Thursday, September 10, 2020

Review of “We Are Water Protectors” by Carole Lindstrom

“We Are Water Protectors” written by Carole Lindstrom and illustrated by Michaela Goade is a new picture book you need to look out for.

“We Are Water Protectors” is a book full of vibrant, eye catching images and powerful prose to match.

The author, Carole Lindstrom writes the books from passion and experience. She identifies as Anishinaabe (also known as Nishnaabe or Anishinabe)/Metis and is tribally enrolled with the Turtle Mountain Band of Ojibwe ( Lindstrom also published the children’s book “Girls Dance, Boys Fiddle” in 2013.

This book has not gone unnoticed by book bloggers. A popular blog, Book Riot, lists the book under “Ten Picture Books for the Budding Environmentalists”, and Lindstrom’s book is also featured on CBC, The New York Times, and Publisher’s Weekly.

The phrase “We are water protectors” may sound familiar. “We are water protectors” says Don Sampson to tribes opposed to the movement protesting the construction of the Dakota Access Pipeline. Sampson is both the head of the climate change program from the Affiliated Tribes of Northwest Indians (ATNI), and a traditional chief of the Walla Walla Tribe of the Confederated Tribes of the Umatilla Indian Reservation (Seattle Times). Sampson and his family fought with the Standing Rock Sioux Tribe during the Standing Rock protest against the pipeline.

Photo from Dakota Access Pipeline protests in October of 2016

However, Lynda V. Mapes’ article continues “The fight isn’t only about one pipeline, but the larger battle for clean energy in a world in grave jeopardy because of emissions from fossil fuels that are heating the planet.” Sampson concludes “How can anyone look into the eyes of grandchildren and say, we did nothing.” Although popularized protests at the Dakota Access Pipeline have passed, the fight to protect water and the legacy of the protests continue.

Lindstrom takes this popular quote, “we are water protectors”, to invite readers into an important project and movement taking place in the United States. 

It is important to also remember these pipes is a twofold threat of the environment and the culture of the Standing Rock Sioux tribe’s homeland. “An oil spill would permanently contaminate the reservation’s water supply and that construction of the pipeline would destroy sacred sites where many of their ancestors are buried” (Medina, 2016).

Given the background of the book, Lindstrom has a big shoe to fill, and she truly succeeds with her touching and beautiful work.

“We Are Water Protectors” is narrated by a young, unnamed girl. At the beginning of the book, she is told “Water is the first medicine” by Nokemis, who appears to be a grandmother or an older maternal figure.

Right off the bat Lindstrom emphasizes the importance of water, while Goade highlights its beauty and power through the illustration. Lindstrom continues, “We come from water. It nourished us inside our mother’s body. As it nourishes us here on Mother Earth. Water is sacred.” These short sentences remind me of water washing on and off of the beach, ebbing and flowing through the book.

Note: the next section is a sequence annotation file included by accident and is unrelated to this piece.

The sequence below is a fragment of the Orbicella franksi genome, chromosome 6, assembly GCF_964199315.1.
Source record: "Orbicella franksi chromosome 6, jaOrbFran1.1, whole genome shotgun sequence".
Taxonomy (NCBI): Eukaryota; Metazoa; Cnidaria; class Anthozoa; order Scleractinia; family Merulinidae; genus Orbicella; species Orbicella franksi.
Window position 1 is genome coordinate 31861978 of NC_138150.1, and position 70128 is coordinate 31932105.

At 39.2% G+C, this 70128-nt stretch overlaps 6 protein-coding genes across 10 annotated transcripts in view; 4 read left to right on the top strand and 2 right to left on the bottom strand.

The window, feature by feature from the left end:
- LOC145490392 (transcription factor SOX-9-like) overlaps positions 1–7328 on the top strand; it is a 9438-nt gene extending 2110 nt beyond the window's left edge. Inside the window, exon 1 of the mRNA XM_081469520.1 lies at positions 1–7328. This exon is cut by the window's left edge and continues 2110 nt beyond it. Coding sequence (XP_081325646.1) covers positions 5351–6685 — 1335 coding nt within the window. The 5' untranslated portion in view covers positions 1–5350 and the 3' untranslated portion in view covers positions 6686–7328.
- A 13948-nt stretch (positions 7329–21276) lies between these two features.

She continues, “The river’s rhythm runs through my veins. Runs through my people’s veins.” Again, the importance of water is established. The protagonist states the river runs through her people’s veins, connecting them altogether in a water system as unique and complex as the individuals within her community. In the illustration her dark hair flows across the page into a blue-green body of water, complete with fish, bright coral lily flowers, and lily pads.

This photo not only emphasizes how the river “runs through [her] veins”, but the river is part of her identity and her people’s identity. She finds love and joy in the water, but also a need to protect what is being taken from them.

The narrator continues, “my people talk of a black snake that will destroy the land. Spoil the water. Poison plants and animals. Wreck everything in its path…Its venom burns the land, courses through the water, making it unfit to drink.”

Here the water and land are threatened, as is perhaps the characters’ identity as water protectors. As opposed to the previously calming blues and greens, the snake is on this bright orange background, almost reminiscent of the sky during fires that California has come to know. This orange cloud seems to suffocate or suppress the flowers on the bottom left which bend over the pipe, as if weeping its petals away. The portrayal of the pipe as a snake emphasizes the real danger that these pipes being built have on the plants and animals, as well as the people. The snakes [or pipes] not only poison the living, but the water itself is unfit to drink. Water, a necessity for organisms to live, is being taken by this snake pipe.

However, the protagonist does not lose hope. She says “TAKE COURAGE! I must keep the black snake away from my village’s water. I must rally my people together.”

The protagonist calls the reader to action in her our actions. She is saying take courage to herself, her village, and everyone reading this. In the face of black snakes and threatened land, she tells herself to have courage in order to save her village.

“We Are Water Protectors” is a powerful, resonating, and timely book that I think readers of all ages should pick up.



Carole Lindstrom - author of children's literature. (2013). Retrieved from

Mapes, L. V. (2020, August 6). What’s next for the Dakota Access Pipeline? Recent court rulings cast doubt on future. The Seattle Times. Retrieved from

Medina, D. A. (2016, November 4). Dakota Access Pipeline: What's Behind the Protests? NBC News. Retrieved from

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